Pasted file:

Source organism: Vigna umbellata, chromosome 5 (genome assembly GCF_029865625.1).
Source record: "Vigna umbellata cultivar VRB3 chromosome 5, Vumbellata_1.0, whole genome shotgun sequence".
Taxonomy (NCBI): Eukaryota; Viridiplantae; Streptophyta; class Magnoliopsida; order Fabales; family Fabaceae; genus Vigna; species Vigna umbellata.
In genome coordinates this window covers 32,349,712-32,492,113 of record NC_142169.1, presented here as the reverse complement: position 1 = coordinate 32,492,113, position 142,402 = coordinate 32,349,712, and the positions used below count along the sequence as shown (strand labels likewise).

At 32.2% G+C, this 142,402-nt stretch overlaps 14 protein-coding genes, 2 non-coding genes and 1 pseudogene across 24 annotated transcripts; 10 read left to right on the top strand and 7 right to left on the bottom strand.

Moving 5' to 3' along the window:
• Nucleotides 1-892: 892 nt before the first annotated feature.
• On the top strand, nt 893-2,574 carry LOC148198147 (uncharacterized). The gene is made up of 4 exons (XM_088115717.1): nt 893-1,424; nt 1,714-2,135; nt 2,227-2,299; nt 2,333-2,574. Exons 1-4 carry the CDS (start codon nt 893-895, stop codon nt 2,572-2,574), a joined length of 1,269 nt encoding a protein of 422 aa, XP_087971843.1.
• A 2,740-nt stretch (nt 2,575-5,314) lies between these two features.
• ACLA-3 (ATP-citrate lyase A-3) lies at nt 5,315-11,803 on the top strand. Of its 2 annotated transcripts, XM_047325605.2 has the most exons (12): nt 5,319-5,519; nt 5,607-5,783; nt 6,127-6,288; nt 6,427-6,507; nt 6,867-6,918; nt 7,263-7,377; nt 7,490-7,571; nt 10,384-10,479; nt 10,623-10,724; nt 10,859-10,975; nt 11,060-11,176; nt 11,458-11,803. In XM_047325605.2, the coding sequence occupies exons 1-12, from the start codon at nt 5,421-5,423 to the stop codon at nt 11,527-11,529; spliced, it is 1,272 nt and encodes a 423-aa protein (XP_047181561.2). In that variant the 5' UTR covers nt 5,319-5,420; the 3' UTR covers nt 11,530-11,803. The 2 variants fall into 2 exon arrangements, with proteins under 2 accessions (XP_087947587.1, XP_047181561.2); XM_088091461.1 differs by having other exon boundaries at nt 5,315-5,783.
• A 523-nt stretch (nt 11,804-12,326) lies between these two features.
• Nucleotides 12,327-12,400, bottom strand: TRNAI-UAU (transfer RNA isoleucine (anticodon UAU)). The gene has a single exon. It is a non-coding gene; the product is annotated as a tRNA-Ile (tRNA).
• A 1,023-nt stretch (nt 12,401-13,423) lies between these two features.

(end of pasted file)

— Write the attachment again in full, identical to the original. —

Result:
Source organism: Vigna umbellata, chromosome 5 (genome assembly GCF_029865625.1).
Source record: "Vigna umbellata cultivar VRB3 chromosome 5, Vumbellata_1.0, whole genome shotgun sequence".
Taxonomy (NCBI): Eukaryota; Viridiplantae; Streptophyta; class Magnoliopsida; order Fabales; family Fabaceae; genus Vigna; species Vigna umbellata.
In genome coordinates this window covers 32,349,712-32,492,113 of record NC_142169.1, presented here as the reverse complement: position 1 = coordinate 32,492,113, position 142,402 = coordinate 32,349,712, and the positions used below count along the sequence as shown (strand labels likewise).

At 32.2% G+C, this 142,402-nt stretch overlaps 14 protein-coding genes, 2 non-coding genes and 1 pseudogene across 24 annotated transcripts; 10 read left to right on the top strand and 7 right to left on the bottom strand.

Moving 5' to 3' along the window:
• Nucleotides 1-892: 892 nt before the first annotated feature.
• On the top strand, nt 893-2,574 carry LOC148198147 (uncharacterized). The gene is made up of 4 exons (XM_088115717.1): nt 893-1,424; nt 1,714-2,135; nt 2,227-2,299; nt 2,333-2,574. Exons 1-4 carry the CDS (start codon nt 893-895, stop codon nt 2,572-2,574), a joined length of 1,269 nt encoding a protein of 422 aa, XP_087971843.1.
• A 2,740-nt stretch (nt 2,575-5,314) lies between these two features.
• ACLA-3 (ATP-citrate lyase A-3) lies at nt 5,315-11,803 on the top strand. Of its 2 annotated transcripts, XM_047325605.2 has the most exons (12): nt 5,319-5,519; nt 5,607-5,783; nt 6,127-6,288; nt 6,427-6,507; nt 6,867-6,918; nt 7,263-7,377; nt 7,490-7,571; nt 10,384-10,479; nt 10,623-10,724; nt 10,859-10,975; nt 11,060-11,176; nt 11,458-11,803. In XM_047325605.2, the coding sequence occupies exons 1-12, from the start codon at nt 5,421-5,423 to the stop codon at nt 11,527-11,529; spliced, it is 1,272 nt and encodes a 423-aa protein (XP_047181561.2). In that variant the 5' UTR covers nt 5,319-5,420; the 3' UTR covers nt 11,530-11,803. The 2 variants fall into 2 exon arrangements, with proteins under 2 accessions (XP_087947587.1, XP_047181561.2); XM_088091461.1 differs by having other exon boundaries at nt 5,315-5,783.
• A 523-nt stretch (nt 11,804-12,326) lies between these two features.
• Nucleotides 12,327-12,400, bottom strand: TRNAI-UAU (transfer RNA isoleucine (anticodon UAU)). The gene has a single exon. It is a non-coding gene; the product is annotated as a tRNA-Ile (tRNA).
• A 1,023-nt stretch (nt 12,401-13,423) lies between these two features.